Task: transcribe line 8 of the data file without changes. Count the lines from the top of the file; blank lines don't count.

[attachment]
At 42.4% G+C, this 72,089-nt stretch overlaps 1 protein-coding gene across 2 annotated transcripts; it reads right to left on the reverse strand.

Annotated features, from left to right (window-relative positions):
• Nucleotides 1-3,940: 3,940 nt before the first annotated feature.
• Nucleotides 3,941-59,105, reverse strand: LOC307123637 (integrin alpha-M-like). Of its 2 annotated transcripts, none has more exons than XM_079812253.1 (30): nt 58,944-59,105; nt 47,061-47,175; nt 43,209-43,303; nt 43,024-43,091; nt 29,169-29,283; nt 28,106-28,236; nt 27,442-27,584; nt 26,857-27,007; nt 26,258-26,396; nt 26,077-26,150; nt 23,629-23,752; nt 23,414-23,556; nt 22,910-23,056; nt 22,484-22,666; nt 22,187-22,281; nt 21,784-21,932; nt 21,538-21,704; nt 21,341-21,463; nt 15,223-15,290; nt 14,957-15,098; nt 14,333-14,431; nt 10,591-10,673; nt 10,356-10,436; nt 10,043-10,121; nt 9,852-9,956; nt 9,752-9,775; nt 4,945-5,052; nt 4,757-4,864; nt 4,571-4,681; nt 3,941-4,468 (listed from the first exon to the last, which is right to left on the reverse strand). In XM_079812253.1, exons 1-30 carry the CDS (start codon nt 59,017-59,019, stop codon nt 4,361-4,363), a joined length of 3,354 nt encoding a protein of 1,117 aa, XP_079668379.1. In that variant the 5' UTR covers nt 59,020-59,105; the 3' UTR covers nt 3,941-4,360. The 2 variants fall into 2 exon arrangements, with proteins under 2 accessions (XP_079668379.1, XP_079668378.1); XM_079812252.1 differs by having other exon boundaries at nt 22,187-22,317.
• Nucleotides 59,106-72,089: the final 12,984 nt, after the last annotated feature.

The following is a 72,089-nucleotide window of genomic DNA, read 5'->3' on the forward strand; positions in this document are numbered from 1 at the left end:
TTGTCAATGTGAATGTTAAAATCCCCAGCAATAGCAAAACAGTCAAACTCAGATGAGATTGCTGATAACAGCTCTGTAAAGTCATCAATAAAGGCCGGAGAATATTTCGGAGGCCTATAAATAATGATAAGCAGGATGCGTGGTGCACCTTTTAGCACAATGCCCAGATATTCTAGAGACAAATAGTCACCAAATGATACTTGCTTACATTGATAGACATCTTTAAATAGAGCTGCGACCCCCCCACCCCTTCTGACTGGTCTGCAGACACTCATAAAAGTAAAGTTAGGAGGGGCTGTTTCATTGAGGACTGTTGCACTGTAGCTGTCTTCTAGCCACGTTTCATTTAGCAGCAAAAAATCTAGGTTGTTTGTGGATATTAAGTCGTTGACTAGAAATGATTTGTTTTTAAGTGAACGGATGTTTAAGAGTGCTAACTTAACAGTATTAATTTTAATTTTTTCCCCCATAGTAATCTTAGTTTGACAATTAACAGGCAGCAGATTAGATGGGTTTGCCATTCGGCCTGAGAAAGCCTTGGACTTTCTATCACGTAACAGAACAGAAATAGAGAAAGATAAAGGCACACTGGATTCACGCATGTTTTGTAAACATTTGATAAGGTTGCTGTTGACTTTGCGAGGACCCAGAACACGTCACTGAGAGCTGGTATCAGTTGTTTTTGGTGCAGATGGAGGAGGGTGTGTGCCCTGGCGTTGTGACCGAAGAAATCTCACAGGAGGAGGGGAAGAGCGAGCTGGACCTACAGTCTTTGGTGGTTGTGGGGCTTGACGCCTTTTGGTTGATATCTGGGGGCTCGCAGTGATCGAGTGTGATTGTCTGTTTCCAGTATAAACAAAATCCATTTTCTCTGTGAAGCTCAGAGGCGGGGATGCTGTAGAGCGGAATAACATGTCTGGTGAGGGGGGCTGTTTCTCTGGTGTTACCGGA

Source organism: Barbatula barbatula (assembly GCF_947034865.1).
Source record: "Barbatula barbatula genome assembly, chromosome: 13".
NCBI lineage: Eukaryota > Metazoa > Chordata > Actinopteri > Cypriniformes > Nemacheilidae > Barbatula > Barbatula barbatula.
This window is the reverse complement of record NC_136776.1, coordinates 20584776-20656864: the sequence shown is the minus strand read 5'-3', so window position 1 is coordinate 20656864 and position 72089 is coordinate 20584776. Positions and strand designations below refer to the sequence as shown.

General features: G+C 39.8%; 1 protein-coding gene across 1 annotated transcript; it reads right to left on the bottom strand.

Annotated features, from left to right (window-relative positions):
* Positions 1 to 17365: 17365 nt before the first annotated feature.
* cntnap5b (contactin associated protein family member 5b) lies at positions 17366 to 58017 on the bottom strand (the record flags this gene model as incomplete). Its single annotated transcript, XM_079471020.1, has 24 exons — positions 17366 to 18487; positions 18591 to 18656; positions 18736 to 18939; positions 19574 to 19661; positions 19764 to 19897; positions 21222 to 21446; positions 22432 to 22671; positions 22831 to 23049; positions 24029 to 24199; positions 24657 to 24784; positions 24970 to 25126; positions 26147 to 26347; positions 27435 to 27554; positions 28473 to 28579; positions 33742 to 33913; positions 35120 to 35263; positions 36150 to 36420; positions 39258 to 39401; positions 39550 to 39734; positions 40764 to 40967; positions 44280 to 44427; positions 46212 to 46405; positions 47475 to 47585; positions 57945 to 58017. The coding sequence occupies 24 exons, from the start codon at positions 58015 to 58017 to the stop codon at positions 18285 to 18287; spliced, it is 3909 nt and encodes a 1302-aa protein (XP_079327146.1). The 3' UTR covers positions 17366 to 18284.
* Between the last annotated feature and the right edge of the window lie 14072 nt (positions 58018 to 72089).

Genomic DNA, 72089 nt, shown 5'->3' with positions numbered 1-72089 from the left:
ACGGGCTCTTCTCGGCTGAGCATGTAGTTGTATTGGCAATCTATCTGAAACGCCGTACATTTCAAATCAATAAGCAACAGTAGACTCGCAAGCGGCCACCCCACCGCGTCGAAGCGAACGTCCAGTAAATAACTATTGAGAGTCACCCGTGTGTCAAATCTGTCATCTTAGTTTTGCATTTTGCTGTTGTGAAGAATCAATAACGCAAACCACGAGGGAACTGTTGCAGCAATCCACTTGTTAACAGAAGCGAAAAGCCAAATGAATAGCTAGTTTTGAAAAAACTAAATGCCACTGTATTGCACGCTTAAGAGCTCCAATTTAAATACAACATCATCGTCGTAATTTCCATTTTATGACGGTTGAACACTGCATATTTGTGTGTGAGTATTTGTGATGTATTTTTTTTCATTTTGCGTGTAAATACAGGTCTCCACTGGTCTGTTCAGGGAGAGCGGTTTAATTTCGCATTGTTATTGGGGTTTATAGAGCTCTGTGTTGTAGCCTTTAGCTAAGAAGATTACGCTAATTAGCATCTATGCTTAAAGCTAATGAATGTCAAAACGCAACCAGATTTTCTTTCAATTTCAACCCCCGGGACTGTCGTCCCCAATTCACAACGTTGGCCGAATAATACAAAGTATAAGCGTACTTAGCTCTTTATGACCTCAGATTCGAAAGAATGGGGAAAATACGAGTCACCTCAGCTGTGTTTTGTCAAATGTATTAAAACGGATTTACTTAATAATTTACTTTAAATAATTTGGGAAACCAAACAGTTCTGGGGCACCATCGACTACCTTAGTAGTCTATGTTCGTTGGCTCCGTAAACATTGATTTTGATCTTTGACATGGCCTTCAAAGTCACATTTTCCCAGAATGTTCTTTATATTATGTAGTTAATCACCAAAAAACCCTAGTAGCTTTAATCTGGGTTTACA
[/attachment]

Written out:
Source organism: Barbatula barbatula (assembly GCF_947034865.1).